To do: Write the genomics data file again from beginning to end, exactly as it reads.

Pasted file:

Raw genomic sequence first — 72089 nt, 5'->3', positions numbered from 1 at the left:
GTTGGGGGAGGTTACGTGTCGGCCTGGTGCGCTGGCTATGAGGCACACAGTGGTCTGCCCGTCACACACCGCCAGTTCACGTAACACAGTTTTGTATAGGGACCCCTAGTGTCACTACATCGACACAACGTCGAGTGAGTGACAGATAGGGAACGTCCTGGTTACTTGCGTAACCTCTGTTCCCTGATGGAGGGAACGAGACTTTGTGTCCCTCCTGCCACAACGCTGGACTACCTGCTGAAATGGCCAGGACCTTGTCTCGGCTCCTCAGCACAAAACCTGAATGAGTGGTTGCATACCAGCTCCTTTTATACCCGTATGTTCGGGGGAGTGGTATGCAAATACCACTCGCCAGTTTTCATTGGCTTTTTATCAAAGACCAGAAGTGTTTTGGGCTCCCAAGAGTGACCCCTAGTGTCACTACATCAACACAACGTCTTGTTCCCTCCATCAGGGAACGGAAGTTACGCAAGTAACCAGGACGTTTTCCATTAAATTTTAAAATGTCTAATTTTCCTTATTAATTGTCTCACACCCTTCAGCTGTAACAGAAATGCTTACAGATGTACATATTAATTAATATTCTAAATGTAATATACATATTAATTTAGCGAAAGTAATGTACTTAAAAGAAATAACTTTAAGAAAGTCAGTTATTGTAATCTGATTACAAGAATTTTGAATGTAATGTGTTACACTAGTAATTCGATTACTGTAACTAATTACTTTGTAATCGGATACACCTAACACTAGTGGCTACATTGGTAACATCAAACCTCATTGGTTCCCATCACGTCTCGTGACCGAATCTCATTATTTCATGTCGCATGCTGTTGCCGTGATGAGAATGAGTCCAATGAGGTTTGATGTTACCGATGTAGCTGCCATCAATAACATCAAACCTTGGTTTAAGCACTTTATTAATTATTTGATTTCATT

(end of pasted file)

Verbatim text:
Raw genomic sequence first — 72089 nt, 5'->3', positions numbered from 1 at the left:
GTTGGGGGAGGTTACGTGTCGGCCTGGTGCGCTGGCTATGAGGCACACAGTGGTCTGCCCGTCACACACCGCCAGTTCACGTAACACAGTTTTGTATAGGGACCCCTAGTGTCACTACATCGACACAACGTCGAGTGAGTGACAGATAGGGAACGTCCTGGTTACTTGCGTAACCTCTGTTCCCTGATGGAGGGAACGAGACTTTGTGTCCCTCCTGCCACAACGCTGGACTACCTGCTGAAATGGCCAGGACCTTGTCTCGGCTCCTCAGCACAAAACCTGAATGAGTGGTTGCATACCAGCTCCTTTTATACCCGTATGTTCGGGGGAGTGGTATGCAAATACCACTCGCCAGTTTTCATTGGCTTTTTATCAAAGACCAGAAGTGTTTTGGGCTCCCAAGAGTGACCCCTAGTGTCACTACATCAACACAACGTCTTGTTCCCTCCATCAGGGAACGGAAGTTACGCAAGTAACCAGGACGTTTTCCATTAAATTTTAAAATGTCTAATTTTCCTTATTAATTGTCTCACACCCTTCAGCTGTAACAGAAATGCTTACAGATGTACATATTAATTAATATTCTAAATGTAATATACATATTAATTTAGCGAAAGTAATGTACTTAAAAGAAATAACTTTAAGAAAGTCAGTTATTGTAATCTGATTACAAGAATTTTGAATGTAATGTGTTACACTAGTAATTCGATTACTGTAACTAATTACTTTGTAATCGGATACACCTAACACTAGTGGCTACATTGGTAACATCAAACCTCATTGGTTCCCATCACGTCTCGTGACCGAATCTCATTATTTCATGTCGCATGCTGTTGCCGTGATGAGAATGAGTCCAATGAGGTTTGATGTTACCGATGTAGCTGCCATCAATAACATCAAACCTTGGTTTAAGCACTTTATTAATTATTTGATTTCATT